As we start to emerge from the COVID pandemic, it becomes apparent that the world has changed. Not only have COVID lockdowns led to remote work and home office becoming more acceptable, they have also had a strong impact on consumer preferences and consumer behavior.
Gathering results from numerous market research studies and consumer surveys, the US chamber of commerce summarizes in its extensive article on changes in consumer behavior post-COVID that there are three important trends:
- Lockdowns have caused people to shop closer to home and start patronizing local stores in their community over large retail chains and shopping malls. A vast majority of consumers surveyed state that they will continue with this preference post-pandemic.
- Particularly at-home-dining and food delivery services have blossomed due to the COVID pandemic. This has not only boosted demand for meals prepared by local restaurants but led to restaurants and food retailers developing new, innovative eat-at-home-experiences like food trucks preparing just-in-time-meals in affluent neighborhoods.
- Consumers of all age groups (millennials, Gen Y, Gen Z, baby boomers) have increasingly turned to social commerce, particularly Instagram, to discover and more quickly buy from smaller, unknown brands based on product attractiveness. The number of website interactions consumers need before making a purchase has decreased.
What makes buying locally more attractive?
The trends clearly show that more and more consumers embrace shopping locally. This is little surprising if we consider how the consumers themselves profit by this shift in their shopping preferences.
By spending their money locally, consumers strengthen the local economy and keep purchasing power within their community. If shopping with large retailers and online stores instead, the profits may be moved to different regions or countries where tax schemes prove to be more favorable for large corporations.
The stronger and more alive the local economy is with flourishing businesses and shops, the more likely it is to attract more businesses and stores that contribute to an attractive and blossoming economy with a large variety of products and services being offered. Consumers have a wider array of offerings and stores to choose from. As a side effect, the townships profit from better infrastructure overall, contributing to a higher quality of life.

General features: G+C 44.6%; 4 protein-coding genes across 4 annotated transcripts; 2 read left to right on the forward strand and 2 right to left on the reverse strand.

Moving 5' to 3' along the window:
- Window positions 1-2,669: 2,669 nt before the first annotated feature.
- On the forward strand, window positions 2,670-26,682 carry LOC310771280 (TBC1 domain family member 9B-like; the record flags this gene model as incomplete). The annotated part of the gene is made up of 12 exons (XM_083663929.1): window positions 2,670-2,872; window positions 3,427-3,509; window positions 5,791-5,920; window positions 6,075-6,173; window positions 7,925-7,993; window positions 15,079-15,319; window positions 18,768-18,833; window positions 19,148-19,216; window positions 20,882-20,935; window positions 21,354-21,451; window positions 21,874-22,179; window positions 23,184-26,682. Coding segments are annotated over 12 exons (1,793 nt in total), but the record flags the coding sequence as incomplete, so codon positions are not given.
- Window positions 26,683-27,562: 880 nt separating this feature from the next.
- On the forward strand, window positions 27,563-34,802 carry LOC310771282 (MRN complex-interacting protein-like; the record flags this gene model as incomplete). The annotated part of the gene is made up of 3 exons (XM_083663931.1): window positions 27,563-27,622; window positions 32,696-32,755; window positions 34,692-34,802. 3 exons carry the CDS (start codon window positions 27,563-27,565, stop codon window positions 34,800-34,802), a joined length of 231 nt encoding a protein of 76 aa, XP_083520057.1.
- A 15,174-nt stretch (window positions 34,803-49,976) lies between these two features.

Shopping locally also serves the environment and increases convenience. As consumers’ shopping routes shorten, they get to save time and hassle otherwise spent in traffic jams and travelling across town. Consumers end up saving on gasoline and ultimately CO2 emissions are reduced, saving nature and planet.
A greater sense of community
Ultimately, however, the shift in consumer preferences to shopping locally has primarily happened due to consumers wanting to help out and support their neighbors and community in times of economic hardship and challenge instead of shopping with big retail chains and online retailers.
It simply makes for better quality of life and happiness knowing that you live in a community where people help and support each other at a deep level. The personal relationships and connections formed between consumers and local retailers, restaurant and shop owners bring value, happiness and smiles to the lives of everyone involved.
Conclusion: Is it a trend or real change?
Considering that (possible) lockdowns have accompanied us for the last 18+ months and habits take around 66 days to stick, it is safe to assume that the change in consumer behavior is long-lasting if not permanent. Consumers have built closer connections with entrepreneurs and local store owners in their area and are likely to keep patronizing them over big retail chains and shopping malls.
Consumers realize that this not only helps to foster a stronger sense of community but ultimately helps them as it creates jobs and secures purchasing power in the region and helps ensure a better infrastructure overall.